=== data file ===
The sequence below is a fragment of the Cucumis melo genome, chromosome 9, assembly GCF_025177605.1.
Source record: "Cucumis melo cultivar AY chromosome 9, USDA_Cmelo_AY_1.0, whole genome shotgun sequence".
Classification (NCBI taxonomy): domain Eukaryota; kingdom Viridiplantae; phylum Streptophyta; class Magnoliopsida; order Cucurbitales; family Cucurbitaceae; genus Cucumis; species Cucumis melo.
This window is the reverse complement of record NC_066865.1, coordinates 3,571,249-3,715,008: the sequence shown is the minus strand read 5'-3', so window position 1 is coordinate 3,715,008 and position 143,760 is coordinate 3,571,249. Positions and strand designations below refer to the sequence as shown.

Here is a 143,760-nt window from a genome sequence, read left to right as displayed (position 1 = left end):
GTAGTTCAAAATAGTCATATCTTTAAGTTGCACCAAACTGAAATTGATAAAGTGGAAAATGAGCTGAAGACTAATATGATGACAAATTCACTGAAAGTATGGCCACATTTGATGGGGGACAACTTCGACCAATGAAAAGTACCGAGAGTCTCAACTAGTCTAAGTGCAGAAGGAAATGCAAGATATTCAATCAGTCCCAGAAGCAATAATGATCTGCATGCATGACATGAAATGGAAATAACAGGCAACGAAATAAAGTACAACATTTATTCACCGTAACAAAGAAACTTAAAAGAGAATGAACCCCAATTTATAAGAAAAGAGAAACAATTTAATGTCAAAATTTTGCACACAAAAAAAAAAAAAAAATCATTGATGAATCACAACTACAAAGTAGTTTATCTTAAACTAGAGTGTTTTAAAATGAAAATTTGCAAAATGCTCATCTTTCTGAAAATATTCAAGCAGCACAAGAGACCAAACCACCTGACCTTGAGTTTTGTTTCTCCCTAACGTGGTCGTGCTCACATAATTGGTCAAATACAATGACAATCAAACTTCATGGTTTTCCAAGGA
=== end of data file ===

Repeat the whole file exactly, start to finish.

The sequence below is a fragment of the Cucumis melo genome, chromosome 9, assembly GCF_025177605.1.
Source record: "Cucumis melo cultivar AY chromosome 9, USDA_Cmelo_AY_1.0, whole genome shotgun sequence".
Classification (NCBI taxonomy): domain Eukaryota; kingdom Viridiplantae; phylum Streptophyta; class Magnoliopsida; order Cucurbitales; family Cucurbitaceae; genus Cucumis; species Cucumis melo.
This window is the reverse complement of record NC_066865.1, coordinates 3,571,249-3,715,008: the sequence shown is the minus strand read 5'-3', so window position 1 is coordinate 3,715,008 and position 143,760 is coordinate 3,571,249. Positions and strand designations below refer to the sequence as shown.

Here is a 143,760-nt window from a genome sequence, read left to right as displayed (position 1 = left end):
GTAGTTCAAAATAGTCATATCTTTAAGTTGCACCAAACTGAAATTGATAAAGTGGAAAATGAGCTGAAGACTAATATGATGACAAATTCACTGAAAGTATGGCCACATTTGATGGGGGACAACTTCGACCAATGAAAAGTACCGAGAGTCTCAACTAGTCTAAGTGCAGAAGGAAATGCAAGATATTCAATCAGTCCCAGAAGCAATAATGATCTGCATGCATGACATGAAATGGAAATAACAGGCAACGAAATAAAGTACAACATTTATTCACCGTAACAAAGAAACTTAAAAGAGAATGAACCCCAATTTATAAGAAAAGAGAAACAATTTAATGTCAAAATTTTGCACACAAAAAAAAAAAAAAAATCATTGATGAATCACAACTACAAAGTAGTTTATCTTAAACTAGAGTGTTTTAAAATGAAAATTTGCAAAATGCTCATCTTTCTGAAAATATTCAAGCAGCACAAGAGACCAAACCACCTGACCTTGAGTTTTGTTTCTCCCTAACGTGGTCGTGCTCACATAATTGGTCAAATACAATGACAATCAAACTTCATGGTTTTCCAAGGA